CommonLounge Archive

Probability Distribution (Quick Review)

May 29, 2019

In the previous tutorial, we reviewed some basic concepts in probability. In this tutorial, we are going to talk about probability distributions and random variables. We will also discuss some probability distributions with commonly appear in real-world datasets and problems.

Probability Distributions and Random variables

Those variables which can take different values randomly are called random variables. If the the variables are discrete in nature, they are called discrete random variables. For instance, the number of heads that might occur in a series of coin tosses (let’s say 15 coin toss) is a discrete random variable. This number can take any whole number value in the range 0 to 15. Similarly, if the variables are continuous in nature, then it is called continuous random variable. For example, the time taken by a radioactive particle to decay is a continuous random variable as it can take infinite number of possible values which can’t be predetermined.

As we discussed above, random variable can randomly take on different values. But are all the values that a random variable can take equally likely, or is it more likely that the random variable takes a particular value more often than other? To understand these things we use a probability distribution which describes how likely a random variable is to take on each of its possible values.

Probability Mass Function

If the random variable is discrete in nature, we use Probability Mass Function to describe its probability distribution. The figure given below is a graph constructed from two simultaneous six-face dice throwing experiment. It captures the result of the sum of the number appeared in two dice in x axis and the probability of the occurrence of the sum in y axis. For example, the probability of getting 2 as the result of the sum is 1/36.

Probability Density Function

If the random variable is continuous in nature, we use Probability Density Function to describe its probability distribution. The graph shown in the figure is the probability distribution of speed of vehicle on a highway at a particular location. The x-axis represents speed of vehicle and the y-axis represents probability of vehicles moving at that speed in that location. From the graph, we can clearly see that vehicle moving at the speed of 65 km/hr has highest probability. The total area under the curve gives the total probability of vehicle moving in various speed at that location.

Expectation or Expected Value

Expectation E of a random variable x is the average value of the random value when it is sampled from its probability distribution P(x). Mathematically, it’s given as:

$$ E[x] = \sum_x{xP(x)} $$

for discrete random variable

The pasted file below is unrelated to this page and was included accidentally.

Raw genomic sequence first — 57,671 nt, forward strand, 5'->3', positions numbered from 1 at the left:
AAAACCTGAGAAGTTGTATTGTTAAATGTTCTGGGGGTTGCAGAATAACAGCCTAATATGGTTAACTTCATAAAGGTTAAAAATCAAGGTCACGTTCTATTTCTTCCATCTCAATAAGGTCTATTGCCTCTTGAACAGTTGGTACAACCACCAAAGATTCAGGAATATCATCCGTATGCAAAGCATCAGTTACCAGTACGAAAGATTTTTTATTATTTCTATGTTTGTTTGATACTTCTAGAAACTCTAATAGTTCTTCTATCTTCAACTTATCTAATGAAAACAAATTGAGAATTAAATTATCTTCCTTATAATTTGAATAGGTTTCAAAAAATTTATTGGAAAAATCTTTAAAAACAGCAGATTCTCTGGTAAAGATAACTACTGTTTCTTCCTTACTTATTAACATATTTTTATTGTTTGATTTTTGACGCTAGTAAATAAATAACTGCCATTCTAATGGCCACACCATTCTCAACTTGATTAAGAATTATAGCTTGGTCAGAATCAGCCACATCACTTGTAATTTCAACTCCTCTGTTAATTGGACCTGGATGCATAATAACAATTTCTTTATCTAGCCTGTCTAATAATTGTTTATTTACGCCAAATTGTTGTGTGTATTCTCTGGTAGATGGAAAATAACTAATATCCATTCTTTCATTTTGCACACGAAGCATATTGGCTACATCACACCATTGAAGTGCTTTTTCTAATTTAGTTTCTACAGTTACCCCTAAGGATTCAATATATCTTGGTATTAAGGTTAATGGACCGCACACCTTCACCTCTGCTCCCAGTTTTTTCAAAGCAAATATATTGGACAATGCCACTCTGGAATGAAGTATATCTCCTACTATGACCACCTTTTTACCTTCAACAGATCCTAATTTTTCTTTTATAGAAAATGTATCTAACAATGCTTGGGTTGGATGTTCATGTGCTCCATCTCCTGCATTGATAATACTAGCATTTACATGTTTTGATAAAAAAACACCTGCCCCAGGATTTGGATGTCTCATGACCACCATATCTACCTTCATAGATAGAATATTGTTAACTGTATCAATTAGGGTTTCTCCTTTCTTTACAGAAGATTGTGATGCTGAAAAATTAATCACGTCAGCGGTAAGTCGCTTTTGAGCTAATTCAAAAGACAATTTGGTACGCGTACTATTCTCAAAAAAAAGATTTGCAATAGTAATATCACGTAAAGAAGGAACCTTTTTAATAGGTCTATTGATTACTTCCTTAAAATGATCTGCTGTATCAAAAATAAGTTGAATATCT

$$ E[x] = \int{xP(x)dx} $$

for continuous random variable

Common Probability Distributions and Random Variables

Discrete Probability Distributions / Random Variables


Bernoulli random variable is used when the experiment results in either success or failure where success is represented as 1 and failure as 0. If P is probability of success, then probability mass function of Bernoulli variable x is given as:

$$ \ P(x) = \begin{cases} p & \quad \text{if } x=1\\ 1-p & \quad \text{if } x=0 \end{cases} $$


This distribution is used when we want to count how many successes we have when we repeat an experiment for n number of times independently. The probability mass function of binomial variable x, where p is probability of success, is given as:

$$ P(x) = {n \choose x} p^x (1-p)^{ n-x} $$


Poisson variable x is used when we are counting the number of occurrences of an event in a unit of time such that the occurrences are independent and rarely simultaneous. For an average number of occurrence λ the probability mass function is given as :

$$ P(x) = e^{-\lambda}\frac{\lambda^x}{x!} $$

Continuous Probability Distributions / Random Variables


We use uniform random variable x when the probability density for every value between an interval (starting from a and ending at b) is equal. The probability density function of x is given as:

$$ \ P(x) = \begin{cases} \frac{1}{b-a} & \quad \text{if } a\leq x\leq b\\ 0 & \quad \text{otherwise} \end{cases} $$


Exponential variable x is used when we are measuring the time until the first occurrence of an event, such that the occurrences in disjoint time intervals are independent and rarely simultaneous. For the average number of occurrences per unit time a, the probability density function is given as:

$$ \ P(x) = \begin{cases} ae^{-ax} & \quad \text{if } x\geq 0\\ 0 & \quad \text{otherwise} \end{cases} $$


Normal random variable x comes handy for different situations. We can use it to model physical measurements like weight, height etc. We can also use it to model error made by measuring instruments. In general, it can be used when the average and variance of the quantity being measured is known. The probability density function is given as:

$$ P(x) = \frac{1}{\sqrt{2\pi}\sigma}e^{-\frac{1}{2\sigma^2}(x-\mu)^2} where,\mu =mean,\sigma^2=variance $$


  1. Probability and Information Theory, Deep Learning, Ian Goodfellow:
  2. Probability Theory Review for Machine Learning:

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